Sixth Committee Debate
of the 76th Session of the UN General Assembly
Dedicated to Agenda Item 86:
The Scope and Application of the
Principle of Universal Jurisdiction
New York, October 22, 2021
Each year we examine the question of the scope and application of universal jurisdiction in line with “the purposes and principles of the Charter of the United Nations, … international law and… an international order based on the rule of law.” We examine this issue because we are all convinced that those who commit heinous crimes should be held accountable by means that restore order and achieve justice.
The guidance this body develops on the proper ways to exercise universal jurisdiction must foster public trust in the legitimacy of any resulting trials and prevent any claims of bias. Our efforts to end impunity must be coherent with core tenets of international law; incorporate protections necessary for fair trials; and reflect a shared understanding of under what circumstances it is appropriate for States to invoke universal jurisdiction. We would like to examine each of these in turn.
The relation between universal jurisdiction and international law
First, any attempt at exercising universal jurisdiction to hold accountable those responsible for grave violations of international law must respect the principles of subsidiarity, sovereign equality among States, and functional immunity of public officials. A State with close links to a perpetrator or his victims typically has stronger claims to jurisdiction, better access to witnesses, victims, and evidence, and a responsibility to its nationals to hold wrongdoers accountable. Where a State can prosecute such cases, it should, since it is its responsibility to do so. Forum shopping and interference in the internal affairs of States, including through trials held in absentia, are unacceptable. The question of immunity likewise requires a deft hand, preserving it for public officials, yet recognizing that it cannot be invoked for crimes against humanity, war crimes, and genocide, which can never be deemed acts of State.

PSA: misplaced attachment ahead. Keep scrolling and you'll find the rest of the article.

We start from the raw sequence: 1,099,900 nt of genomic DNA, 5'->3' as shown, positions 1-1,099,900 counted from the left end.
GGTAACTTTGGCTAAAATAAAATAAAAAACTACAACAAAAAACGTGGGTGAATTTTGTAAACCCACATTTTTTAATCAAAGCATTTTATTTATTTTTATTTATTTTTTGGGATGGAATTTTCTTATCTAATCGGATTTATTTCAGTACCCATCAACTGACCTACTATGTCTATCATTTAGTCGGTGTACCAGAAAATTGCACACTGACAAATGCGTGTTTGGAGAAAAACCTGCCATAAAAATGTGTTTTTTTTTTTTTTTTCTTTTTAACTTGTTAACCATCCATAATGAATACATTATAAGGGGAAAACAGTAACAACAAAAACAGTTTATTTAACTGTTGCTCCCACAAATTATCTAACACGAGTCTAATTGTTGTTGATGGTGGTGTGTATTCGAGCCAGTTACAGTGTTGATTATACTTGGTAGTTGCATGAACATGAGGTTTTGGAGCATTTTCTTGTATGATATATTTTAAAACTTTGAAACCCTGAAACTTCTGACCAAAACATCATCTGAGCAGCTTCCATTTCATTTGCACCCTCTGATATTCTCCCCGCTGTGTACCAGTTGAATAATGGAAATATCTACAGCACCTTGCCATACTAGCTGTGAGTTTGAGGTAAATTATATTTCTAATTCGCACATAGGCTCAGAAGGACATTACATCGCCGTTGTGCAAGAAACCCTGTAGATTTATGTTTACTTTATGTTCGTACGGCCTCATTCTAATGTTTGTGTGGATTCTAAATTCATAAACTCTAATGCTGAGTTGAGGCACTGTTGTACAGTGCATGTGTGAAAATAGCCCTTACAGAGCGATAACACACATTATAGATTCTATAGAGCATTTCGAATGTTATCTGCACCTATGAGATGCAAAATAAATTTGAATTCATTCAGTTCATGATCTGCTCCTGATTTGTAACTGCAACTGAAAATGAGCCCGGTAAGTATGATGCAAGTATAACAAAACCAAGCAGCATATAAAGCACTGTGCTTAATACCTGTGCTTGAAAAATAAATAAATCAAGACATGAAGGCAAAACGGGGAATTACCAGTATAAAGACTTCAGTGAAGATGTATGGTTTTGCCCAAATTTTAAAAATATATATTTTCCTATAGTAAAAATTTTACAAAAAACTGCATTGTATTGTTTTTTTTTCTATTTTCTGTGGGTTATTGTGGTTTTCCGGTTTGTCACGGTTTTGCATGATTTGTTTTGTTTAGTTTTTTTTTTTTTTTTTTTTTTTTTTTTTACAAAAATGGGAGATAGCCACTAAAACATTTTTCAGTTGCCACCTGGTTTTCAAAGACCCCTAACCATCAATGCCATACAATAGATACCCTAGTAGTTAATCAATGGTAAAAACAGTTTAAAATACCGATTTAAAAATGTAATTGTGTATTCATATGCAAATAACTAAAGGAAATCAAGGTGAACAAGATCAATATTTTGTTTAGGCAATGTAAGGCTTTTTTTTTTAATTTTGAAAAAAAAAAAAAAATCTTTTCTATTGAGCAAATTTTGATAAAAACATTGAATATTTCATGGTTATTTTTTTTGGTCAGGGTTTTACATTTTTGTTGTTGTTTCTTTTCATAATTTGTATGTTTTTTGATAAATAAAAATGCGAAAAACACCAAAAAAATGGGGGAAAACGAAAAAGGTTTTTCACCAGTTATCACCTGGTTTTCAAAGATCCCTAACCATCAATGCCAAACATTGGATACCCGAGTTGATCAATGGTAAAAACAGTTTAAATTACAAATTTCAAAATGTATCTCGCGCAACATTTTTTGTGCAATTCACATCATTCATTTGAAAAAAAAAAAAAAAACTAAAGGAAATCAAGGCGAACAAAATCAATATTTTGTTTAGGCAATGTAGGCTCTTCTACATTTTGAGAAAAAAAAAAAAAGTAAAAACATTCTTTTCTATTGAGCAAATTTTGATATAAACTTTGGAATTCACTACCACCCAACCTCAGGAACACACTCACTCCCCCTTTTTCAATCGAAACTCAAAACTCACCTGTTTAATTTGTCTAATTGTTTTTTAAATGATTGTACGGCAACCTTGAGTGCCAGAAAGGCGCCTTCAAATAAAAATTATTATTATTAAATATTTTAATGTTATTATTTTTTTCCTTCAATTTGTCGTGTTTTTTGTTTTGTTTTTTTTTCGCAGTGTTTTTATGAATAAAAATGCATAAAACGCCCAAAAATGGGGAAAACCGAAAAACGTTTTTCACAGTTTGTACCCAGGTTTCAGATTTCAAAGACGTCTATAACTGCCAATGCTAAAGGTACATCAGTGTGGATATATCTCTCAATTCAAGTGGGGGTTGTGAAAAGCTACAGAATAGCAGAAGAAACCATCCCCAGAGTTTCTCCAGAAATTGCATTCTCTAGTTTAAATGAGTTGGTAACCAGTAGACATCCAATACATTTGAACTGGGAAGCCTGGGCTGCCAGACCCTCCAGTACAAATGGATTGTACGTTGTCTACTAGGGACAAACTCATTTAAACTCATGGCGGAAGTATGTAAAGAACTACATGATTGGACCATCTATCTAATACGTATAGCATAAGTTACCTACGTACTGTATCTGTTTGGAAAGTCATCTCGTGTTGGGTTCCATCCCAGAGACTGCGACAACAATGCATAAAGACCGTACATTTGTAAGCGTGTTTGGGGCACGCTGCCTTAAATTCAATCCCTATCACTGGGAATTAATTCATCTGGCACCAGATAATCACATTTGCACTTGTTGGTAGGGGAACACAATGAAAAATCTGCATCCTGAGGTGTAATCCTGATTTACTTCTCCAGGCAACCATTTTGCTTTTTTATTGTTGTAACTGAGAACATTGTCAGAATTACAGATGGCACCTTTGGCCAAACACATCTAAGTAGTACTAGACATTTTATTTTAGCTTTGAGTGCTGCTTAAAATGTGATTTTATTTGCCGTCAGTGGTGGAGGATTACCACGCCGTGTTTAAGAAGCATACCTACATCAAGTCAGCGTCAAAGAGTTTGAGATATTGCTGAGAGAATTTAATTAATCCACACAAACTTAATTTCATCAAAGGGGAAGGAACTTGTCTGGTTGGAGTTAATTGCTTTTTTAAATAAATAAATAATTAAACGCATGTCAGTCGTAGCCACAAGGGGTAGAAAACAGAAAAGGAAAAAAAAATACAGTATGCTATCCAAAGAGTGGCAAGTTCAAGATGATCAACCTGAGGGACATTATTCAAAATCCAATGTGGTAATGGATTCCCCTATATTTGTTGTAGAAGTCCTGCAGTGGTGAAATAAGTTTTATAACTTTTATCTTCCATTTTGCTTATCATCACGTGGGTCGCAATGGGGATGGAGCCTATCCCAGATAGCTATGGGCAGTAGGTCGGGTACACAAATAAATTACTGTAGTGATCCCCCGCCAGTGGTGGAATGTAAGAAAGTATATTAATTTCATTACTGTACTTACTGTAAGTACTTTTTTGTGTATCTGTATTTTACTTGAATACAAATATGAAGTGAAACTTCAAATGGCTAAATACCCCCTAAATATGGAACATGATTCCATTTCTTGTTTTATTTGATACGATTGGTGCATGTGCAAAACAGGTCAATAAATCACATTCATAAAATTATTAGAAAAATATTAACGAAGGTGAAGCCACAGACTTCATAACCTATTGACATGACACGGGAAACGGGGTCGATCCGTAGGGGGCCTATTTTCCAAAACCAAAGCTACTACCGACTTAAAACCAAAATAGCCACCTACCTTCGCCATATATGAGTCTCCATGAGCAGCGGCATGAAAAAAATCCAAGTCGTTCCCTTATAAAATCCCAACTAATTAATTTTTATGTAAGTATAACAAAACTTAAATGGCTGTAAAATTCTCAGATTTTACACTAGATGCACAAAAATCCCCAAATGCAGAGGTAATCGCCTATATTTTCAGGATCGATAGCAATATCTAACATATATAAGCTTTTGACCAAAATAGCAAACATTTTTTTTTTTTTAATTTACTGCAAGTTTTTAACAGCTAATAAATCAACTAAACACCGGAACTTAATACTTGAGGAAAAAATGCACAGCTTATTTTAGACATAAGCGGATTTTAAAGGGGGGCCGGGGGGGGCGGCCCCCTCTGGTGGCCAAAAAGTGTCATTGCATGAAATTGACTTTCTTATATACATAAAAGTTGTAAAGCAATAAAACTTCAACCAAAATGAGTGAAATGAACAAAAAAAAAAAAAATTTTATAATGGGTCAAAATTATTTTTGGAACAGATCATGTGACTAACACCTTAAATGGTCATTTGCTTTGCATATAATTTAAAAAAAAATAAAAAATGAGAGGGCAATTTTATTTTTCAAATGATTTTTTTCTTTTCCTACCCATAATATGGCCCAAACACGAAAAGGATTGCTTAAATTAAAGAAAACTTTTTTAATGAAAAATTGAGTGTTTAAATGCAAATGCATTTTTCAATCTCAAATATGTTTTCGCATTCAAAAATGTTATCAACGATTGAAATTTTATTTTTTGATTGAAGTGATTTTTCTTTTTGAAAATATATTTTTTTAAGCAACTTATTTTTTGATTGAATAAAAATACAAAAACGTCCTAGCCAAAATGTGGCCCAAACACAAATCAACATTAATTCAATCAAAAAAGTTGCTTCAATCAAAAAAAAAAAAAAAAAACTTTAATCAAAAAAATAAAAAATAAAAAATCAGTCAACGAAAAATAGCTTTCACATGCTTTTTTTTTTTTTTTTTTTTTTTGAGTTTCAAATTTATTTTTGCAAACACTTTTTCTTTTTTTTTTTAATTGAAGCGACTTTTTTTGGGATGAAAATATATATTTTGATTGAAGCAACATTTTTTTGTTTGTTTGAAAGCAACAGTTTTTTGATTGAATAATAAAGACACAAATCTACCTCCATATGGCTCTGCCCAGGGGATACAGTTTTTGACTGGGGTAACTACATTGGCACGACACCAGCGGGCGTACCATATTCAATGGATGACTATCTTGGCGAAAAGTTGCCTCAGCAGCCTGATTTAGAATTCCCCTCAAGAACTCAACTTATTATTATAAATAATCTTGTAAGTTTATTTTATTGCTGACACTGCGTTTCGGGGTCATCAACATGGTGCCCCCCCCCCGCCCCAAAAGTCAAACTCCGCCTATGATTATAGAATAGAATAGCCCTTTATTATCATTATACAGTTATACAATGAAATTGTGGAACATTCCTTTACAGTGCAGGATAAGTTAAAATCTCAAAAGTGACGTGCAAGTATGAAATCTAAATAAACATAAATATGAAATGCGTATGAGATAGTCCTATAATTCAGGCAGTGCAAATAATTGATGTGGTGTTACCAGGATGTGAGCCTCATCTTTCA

The necessity of fair trial protections
Second, the severity of the crimes committed undergirds the principle of universal jurisdiction. Yet, we must ensure that the desire to hold wrongdoers accountable does not erode practices that protect the integrity of courts and public trust in trial outcomes. For that reason, the Holy See believes that fundamental norms of criminal justice must be in place in all cases where the severity of the crime serves as the basis for jurisdiction. The presumption of innocence, the principle of legality, and the right to due process, inter alia, must be respected, in line with the obligation to preserve the rule of law.
When universal jurisdiction ought to be invoked
Finally, my Delegation thanks those Member States that have contributed information regarding universal jurisdiction in their national laws, including in the most recent report (A/76/203), and thanks the Secretary-General for compiling it. This and prior reports reflect significant unity related to the most serious offenses, such as genocide, crimes against humanity and war crimes. Many also require that there be some connection between the country and the accused or the act, an element that the Holy See considers essential for fair trials and the just application of the principle.
These reports have also revealed, however, significant divergences in scope. This should give us pause when considering any expansion of the scope of the principle beyond those grave crimes for which it is well established and regarding which States share a common view. Universal jurisdiction should be applied on an exceptional basis and it should be limited to crimes of the gravest concern — genocide, crimes against humanity and war crimes. Applying it too broadly will undermine not only the ability to invoke the principle legitimately but also the distinction between particularly serious offenses and other criminal activity. The Holy See believes that any further development of this principle must retain the understanding that it applies to acts that fall within a particularly severe category of internationally recognized crimes.
Victims of the gravest crimes deserve justice, and that requires that we end impunity for these acts. Consequently, we must persevere in the delicate and difficult task of finding a balance between sovereign concerns and the need to hold accountable the perpetrators of the most heinous crimes and to ensure justice for the victims. Working together we can forge a united way forward. I assure you of the Holy See’s continued commitment to achieving this goal.
A/Res/75/142, adopted 15 December 2020.